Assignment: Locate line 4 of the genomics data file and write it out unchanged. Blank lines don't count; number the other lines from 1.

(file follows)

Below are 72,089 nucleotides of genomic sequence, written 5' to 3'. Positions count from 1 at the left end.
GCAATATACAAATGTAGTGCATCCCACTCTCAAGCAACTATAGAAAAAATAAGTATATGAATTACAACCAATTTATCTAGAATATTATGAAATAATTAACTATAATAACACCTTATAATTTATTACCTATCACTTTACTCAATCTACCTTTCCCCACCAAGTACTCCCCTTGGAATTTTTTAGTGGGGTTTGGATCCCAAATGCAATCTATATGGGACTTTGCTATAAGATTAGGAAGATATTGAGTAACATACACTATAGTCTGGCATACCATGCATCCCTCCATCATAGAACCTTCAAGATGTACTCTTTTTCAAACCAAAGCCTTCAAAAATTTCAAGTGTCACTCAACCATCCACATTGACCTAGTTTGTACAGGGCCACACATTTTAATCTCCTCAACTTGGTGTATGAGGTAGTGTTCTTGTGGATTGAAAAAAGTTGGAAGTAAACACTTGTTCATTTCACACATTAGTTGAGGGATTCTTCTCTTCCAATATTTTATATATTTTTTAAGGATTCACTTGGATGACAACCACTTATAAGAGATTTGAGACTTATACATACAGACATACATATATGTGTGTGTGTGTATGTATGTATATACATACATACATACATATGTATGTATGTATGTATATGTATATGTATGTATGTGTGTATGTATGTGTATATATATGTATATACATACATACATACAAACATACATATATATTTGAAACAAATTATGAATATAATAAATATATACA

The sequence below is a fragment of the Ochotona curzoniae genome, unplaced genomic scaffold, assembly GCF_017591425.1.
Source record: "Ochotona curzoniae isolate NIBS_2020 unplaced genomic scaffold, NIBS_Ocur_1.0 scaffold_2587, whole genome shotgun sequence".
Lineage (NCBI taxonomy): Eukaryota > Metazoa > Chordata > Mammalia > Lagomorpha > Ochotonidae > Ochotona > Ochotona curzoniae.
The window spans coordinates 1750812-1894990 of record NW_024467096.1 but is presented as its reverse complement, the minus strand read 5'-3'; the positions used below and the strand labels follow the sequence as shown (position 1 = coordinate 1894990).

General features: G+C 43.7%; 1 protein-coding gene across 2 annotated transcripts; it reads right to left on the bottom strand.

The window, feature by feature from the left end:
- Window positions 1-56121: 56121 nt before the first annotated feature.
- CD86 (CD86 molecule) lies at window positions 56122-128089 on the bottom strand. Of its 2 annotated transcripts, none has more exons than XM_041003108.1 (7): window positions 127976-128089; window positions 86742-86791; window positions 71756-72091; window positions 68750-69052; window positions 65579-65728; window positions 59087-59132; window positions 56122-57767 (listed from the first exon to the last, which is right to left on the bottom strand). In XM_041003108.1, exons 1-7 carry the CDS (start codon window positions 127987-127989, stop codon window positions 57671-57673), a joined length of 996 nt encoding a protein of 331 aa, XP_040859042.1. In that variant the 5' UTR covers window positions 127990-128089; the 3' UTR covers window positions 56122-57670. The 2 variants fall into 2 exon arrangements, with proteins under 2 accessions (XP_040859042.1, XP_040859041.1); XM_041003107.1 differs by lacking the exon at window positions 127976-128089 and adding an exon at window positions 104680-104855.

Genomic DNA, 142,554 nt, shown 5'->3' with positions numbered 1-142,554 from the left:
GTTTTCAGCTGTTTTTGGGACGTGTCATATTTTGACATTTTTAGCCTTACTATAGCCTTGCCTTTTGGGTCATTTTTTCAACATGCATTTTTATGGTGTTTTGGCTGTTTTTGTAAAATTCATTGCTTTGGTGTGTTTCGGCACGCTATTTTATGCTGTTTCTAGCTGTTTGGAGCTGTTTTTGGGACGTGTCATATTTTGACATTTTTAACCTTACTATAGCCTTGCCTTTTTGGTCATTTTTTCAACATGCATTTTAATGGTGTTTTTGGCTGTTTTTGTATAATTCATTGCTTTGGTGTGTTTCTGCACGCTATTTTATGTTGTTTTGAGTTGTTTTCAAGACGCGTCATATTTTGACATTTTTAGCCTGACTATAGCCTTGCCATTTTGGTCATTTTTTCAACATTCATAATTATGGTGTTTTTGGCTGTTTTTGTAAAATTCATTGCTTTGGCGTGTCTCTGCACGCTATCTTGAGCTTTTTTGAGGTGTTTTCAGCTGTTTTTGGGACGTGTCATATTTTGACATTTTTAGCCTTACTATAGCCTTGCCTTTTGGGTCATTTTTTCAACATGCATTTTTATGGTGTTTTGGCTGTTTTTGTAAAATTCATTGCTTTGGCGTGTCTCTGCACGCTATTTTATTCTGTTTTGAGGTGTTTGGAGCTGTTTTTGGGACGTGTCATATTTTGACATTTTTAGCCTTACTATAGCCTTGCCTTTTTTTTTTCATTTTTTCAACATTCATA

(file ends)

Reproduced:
Source record: "Ochotona curzoniae isolate NIBS_2020 unplaced genomic scaffold, NIBS_Ocur_1.0 scaffold_2587, whole genome shotgun sequence".